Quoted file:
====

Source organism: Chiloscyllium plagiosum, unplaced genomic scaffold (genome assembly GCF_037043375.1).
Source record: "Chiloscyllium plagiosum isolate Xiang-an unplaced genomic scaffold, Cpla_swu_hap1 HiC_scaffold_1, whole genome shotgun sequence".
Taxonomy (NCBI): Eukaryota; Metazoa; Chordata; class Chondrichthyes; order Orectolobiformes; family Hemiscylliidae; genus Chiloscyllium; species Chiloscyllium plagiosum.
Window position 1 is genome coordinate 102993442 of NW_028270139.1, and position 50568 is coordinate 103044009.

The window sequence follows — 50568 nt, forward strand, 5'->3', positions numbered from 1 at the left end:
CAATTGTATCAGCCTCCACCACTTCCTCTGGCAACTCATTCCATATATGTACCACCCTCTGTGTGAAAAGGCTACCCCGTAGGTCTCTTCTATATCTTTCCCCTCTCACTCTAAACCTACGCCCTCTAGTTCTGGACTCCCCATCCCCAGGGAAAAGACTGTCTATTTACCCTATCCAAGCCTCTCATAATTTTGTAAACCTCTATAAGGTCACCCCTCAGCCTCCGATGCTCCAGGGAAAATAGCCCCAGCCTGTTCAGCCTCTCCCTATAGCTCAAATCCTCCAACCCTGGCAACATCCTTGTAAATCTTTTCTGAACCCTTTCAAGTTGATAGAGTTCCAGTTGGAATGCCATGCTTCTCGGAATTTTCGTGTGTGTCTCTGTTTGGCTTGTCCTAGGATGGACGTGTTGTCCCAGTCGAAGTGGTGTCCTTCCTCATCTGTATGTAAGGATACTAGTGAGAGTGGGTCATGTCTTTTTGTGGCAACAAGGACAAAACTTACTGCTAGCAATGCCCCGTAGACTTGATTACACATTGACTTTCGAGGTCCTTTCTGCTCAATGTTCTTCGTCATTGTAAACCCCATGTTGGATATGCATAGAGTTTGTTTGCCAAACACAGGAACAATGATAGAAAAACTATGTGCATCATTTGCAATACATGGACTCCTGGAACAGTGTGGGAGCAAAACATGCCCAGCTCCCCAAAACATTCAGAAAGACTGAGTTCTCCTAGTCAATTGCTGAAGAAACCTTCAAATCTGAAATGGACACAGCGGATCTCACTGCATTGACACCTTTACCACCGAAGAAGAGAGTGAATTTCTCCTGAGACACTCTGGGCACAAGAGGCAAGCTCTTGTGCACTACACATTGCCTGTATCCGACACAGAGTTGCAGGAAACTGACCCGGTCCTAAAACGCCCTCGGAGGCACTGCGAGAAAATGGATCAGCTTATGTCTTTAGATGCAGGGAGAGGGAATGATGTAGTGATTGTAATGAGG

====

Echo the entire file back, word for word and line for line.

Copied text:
Source organism: Chiloscyllium plagiosum, unplaced genomic scaffold (genome assembly GCF_037043375.1).
Source record: "Chiloscyllium plagiosum isolate Xiang-an unplaced genomic scaffold, Cpla_swu_hap1 HiC_scaffold_1, whole genome shotgun sequence".
Taxonomy (NCBI): Eukaryota; Metazoa; Chordata; class Chondrichthyes; order Orectolobiformes; family Hemiscylliidae; genus Chiloscyllium; species Chiloscyllium plagiosum.
Window position 1 is genome coordinate 102993442 of NW_028270139.1, and position 50568 is coordinate 103044009.

The window sequence follows — 50568 nt, forward strand, 5'->3', positions numbered from 1 at the left end:
CAATTGTATCAGCCTCCACCACTTCCTCTGGCAACTCATTCCATATATGTACCACCCTCTGTGTGAAAAGGCTACCCCGTAGGTCTCTTCTATATCTTTCCCCTCTCACTCTAAACCTACGCCCTCTAGTTCTGGACTCCCCATCCCCAGGGAAAAGACTGTCTATTTACCCTATCCAAGCCTCTCATAATTTTGTAAACCTCTATAAGGTCACCCCTCAGCCTCCGATGCTCCAGGGAAAATAGCCCCAGCCTGTTCAGCCTCTCCCTATAGCTCAAATCCTCCAACCCTGGCAACATCCTTGTAAATCTTTTCTGAACCCTTTCAAGTTGATAGAGTTCCAGTTGGAATGCCATGCTTCTCGGAATTTTCGTGTGTGTCTCTGTTTGGCTTGTCCTAGGATGGACGTGTTGTCCCAGTCGAAGTGGTGTCCTTCCTCATCTGTATGTAAGGATACTAGTGAGAGTGGGTCATGTCTTTTTGTGGCAACAAGGACAAAACTTACTGCTAGCAATGCCCCGTAGACTTGATTACACATTGACTTTCGAGGTCCTTTCTGCTCAATGTTCTTCGTCATTGTAAACCCCATGTTGGATATGCATAGAGTTTGTTTGCCAAACACAGGAACAATGATAGAAAAACTATGTGCATCATTTGCAATACATGGACTCCTGGAACAGTGTGGGAGCAAAACATGCCCAGCTCCCCAAAACATTCAGAAAGACTGAGTTCTCCTAGTCAATTGCTGAAGAAACCTTCAAATCTGAAATGGACACAGCGGATCTCACTGCATTGACACCTTTACCACCGAAGAAGAGAGTGAATTTCTCCTGAGACACTCTGGGCACAAGAGGCAAGCTCTTGTGCACTACACATTGCCTGTATCCGACACAGAGTTGCAGGAAACTGACCCGGTCCTAAAACGCCCTCGGAGGCACTGCGAGAAAATGGATCAGCTTATGTCTTTAGATGCAGGGAGAGGGAATGATGTAGTGATTGTAATGAGG